We've seen plenty of amazing time-lapse videos recorded on Earth, but Alexander Gerst, an astronaut at the European Space Agency, has taken the art of the time-lapse video to space.
Gerst caught the footage as the ISS flew over Brazil and the Atlantic Ocean at speeds of roughly 18,000 miles per hour, from approximately 250 miles above Earth. The video is part of a 166-day mission called "Blue Dot," named after Carl Sagan's description of Earth as a "pale blue dot" when photographed by NASA's Voyager probe. Other experiments during the mission "will cover materials physics, human physiology, radiation biology, solar research, biotechnology, fluid physics and astrophysics," reports iO9.
Gerst has only worked on the ISS crew since late May, but if this video is any indication, he may soon join the ranks of astronauts like Chris Hadfield and become a household name for giving the Earth-bound an inside look into life in space. Gerst has already amassed 72,000 Twitter followers for his insights from space, whether he's sharing breathtaking photos of the moon or he's just watching the World Cup with other ISS crew members.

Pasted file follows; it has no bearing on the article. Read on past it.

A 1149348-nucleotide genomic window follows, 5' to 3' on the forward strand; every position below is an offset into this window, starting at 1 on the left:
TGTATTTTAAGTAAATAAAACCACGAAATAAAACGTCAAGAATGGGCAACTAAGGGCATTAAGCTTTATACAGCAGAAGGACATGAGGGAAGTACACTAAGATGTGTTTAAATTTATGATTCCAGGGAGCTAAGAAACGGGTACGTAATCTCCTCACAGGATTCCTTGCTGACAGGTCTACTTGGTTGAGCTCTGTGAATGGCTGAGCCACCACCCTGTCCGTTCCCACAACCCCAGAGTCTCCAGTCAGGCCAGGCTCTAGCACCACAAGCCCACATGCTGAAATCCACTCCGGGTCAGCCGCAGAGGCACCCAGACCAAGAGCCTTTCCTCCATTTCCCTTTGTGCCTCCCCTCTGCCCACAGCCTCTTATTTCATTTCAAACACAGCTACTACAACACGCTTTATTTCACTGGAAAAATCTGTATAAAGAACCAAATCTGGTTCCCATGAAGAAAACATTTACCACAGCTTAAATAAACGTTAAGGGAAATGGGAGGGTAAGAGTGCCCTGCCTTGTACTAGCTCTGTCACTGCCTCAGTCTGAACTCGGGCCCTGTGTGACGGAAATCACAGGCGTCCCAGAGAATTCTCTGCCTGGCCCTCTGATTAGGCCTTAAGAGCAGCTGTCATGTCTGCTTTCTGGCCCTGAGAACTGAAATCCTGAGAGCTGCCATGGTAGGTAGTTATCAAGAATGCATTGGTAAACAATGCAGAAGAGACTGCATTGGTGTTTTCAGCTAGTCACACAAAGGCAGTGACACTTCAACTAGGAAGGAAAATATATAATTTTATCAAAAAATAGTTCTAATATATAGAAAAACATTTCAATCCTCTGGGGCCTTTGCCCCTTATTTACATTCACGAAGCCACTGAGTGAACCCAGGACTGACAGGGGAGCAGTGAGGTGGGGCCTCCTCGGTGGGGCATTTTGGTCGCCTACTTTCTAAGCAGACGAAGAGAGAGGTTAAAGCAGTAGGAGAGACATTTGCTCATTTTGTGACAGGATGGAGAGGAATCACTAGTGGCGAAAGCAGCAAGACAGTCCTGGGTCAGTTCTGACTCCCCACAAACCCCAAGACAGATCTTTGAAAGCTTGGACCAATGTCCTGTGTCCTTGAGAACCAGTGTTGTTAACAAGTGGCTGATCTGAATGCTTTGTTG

Watch Gerst's mind-blowing video below. --Meghan DeMaria
After the Centers for Disease Control and Prevention determined that tainted celery was likely behind an E. coli outbreak that has made at least 19 people in seven states sick, Starbucks recalled its turkey and stuffing paninis from 1,347 west coast locations last week.